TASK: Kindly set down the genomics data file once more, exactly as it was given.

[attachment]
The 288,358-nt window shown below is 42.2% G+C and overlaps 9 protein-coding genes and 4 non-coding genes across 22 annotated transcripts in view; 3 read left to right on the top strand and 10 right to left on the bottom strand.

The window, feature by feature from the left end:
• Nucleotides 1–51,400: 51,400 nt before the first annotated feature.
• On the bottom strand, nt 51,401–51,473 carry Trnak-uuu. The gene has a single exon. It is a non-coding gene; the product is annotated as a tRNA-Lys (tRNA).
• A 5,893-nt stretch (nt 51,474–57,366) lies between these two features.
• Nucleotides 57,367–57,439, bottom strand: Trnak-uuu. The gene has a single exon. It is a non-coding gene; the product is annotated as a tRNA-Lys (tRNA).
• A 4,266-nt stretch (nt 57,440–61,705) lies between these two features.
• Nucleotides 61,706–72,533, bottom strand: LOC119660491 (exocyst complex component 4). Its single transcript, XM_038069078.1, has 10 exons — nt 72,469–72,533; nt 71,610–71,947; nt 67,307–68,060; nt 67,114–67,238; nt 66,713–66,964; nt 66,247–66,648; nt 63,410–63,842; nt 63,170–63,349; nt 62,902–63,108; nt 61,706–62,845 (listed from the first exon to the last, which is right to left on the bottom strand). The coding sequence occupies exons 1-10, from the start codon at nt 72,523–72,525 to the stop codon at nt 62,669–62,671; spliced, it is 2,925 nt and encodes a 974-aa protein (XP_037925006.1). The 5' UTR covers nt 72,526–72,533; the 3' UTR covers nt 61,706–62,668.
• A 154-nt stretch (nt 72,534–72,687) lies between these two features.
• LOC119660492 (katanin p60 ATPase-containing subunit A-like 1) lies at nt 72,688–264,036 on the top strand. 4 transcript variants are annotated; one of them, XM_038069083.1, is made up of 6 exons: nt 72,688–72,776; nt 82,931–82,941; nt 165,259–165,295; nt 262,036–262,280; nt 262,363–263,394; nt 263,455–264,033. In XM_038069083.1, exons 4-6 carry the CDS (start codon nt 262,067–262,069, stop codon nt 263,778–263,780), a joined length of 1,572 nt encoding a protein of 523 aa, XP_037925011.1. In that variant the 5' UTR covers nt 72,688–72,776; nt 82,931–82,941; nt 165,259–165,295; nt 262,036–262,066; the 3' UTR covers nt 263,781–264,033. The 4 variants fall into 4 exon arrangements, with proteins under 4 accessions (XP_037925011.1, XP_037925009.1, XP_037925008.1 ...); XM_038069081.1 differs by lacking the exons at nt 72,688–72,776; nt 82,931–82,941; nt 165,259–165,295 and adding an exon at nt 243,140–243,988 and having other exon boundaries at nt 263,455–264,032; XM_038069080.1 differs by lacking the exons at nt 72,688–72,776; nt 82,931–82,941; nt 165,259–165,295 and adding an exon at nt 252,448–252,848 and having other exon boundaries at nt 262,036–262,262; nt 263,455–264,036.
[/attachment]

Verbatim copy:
The 288,358-nt window shown below is 42.2% G+C and overlaps 9 protein-coding genes and 4 non-coding genes across 22 annotated transcripts in view; 3 read left to right on the top strand and 10 right to left on the bottom strand.

The window, feature by feature from the left end:
• Nucleotides 1–51,400: 51,400 nt before the first annotated feature.
• On the bottom strand, nt 51,401–51,473 carry Trnak-uuu. The gene has a single exon. It is a non-coding gene; the product is annotated as a tRNA-Lys (tRNA).
• A 5,893-nt stretch (nt 51,474–57,366) lies between these two features.
• Nucleotides 57,367–57,439, bottom strand: Trnak-uuu. The gene has a single exon. It is a non-coding gene; the product is annotated as a tRNA-Lys (tRNA).
• A 4,266-nt stretch (nt 57,440–61,705) lies between these two features.
• Nucleotides 61,706–72,533, bottom strand: LOC119660491 (exocyst complex component 4). Its single transcript, XM_038069078.1, has 10 exons — nt 72,469–72,533; nt 71,610–71,947; nt 67,307–68,060; nt 67,114–67,238; nt 66,713–66,964; nt 66,247–66,648; nt 63,410–63,842; nt 63,170–63,349; nt 62,902–63,108; nt 61,706–62,845 (listed from the first exon to the last, which is right to left on the bottom strand). The coding sequence occupies exons 1-10, from the start codon at nt 72,523–72,525 to the stop codon at nt 62,669–62,671; spliced, it is 2,925 nt and encodes a 974-aa protein (XP_037925006.1). The 5' UTR covers nt 72,526–72,533; the 3' UTR covers nt 61,706–62,668.
• A 154-nt stretch (nt 72,534–72,687) lies between these two features.
• LOC119660492 (katanin p60 ATPase-containing subunit A-like 1) lies at nt 72,688–264,036 on the top strand. 4 transcript variants are annotated; one of them, XM_038069083.1, is made up of 6 exons: nt 72,688–72,776; nt 82,931–82,941; nt 165,259–165,295; nt 262,036–262,280; nt 262,363–263,394; nt 263,455–264,033. In XM_038069083.1, exons 4-6 carry the CDS (start codon nt 262,067–262,069, stop codon nt 263,778–263,780), a joined length of 1,572 nt encoding a protein of 523 aa, XP_037925011.1. In that variant the 5' UTR covers nt 72,688–72,776; nt 82,931–82,941; nt 165,259–165,295; nt 262,036–262,066; the 3' UTR covers nt 263,781–264,033. The 4 variants fall into 4 exon arrangements, with proteins under 4 accessions (XP_037925011.1, XP_037925009.1, XP_037925008.1 ...); XM_038069081.1 differs by lacking the exons at nt 72,688–72,776; nt 82,931–82,941; nt 165,259–165,295 and adding an exon at nt 243,140–243,988 and having other exon boundaries at nt 263,455–264,032; XM_038069080.1 differs by lacking the exons at nt 72,688–72,776; nt 82,931–82,941; nt 165,259–165,295 and adding an exon at nt 252,448–252,848 and having other exon boundaries at nt 262,036–262,262; nt 263,455–264,036.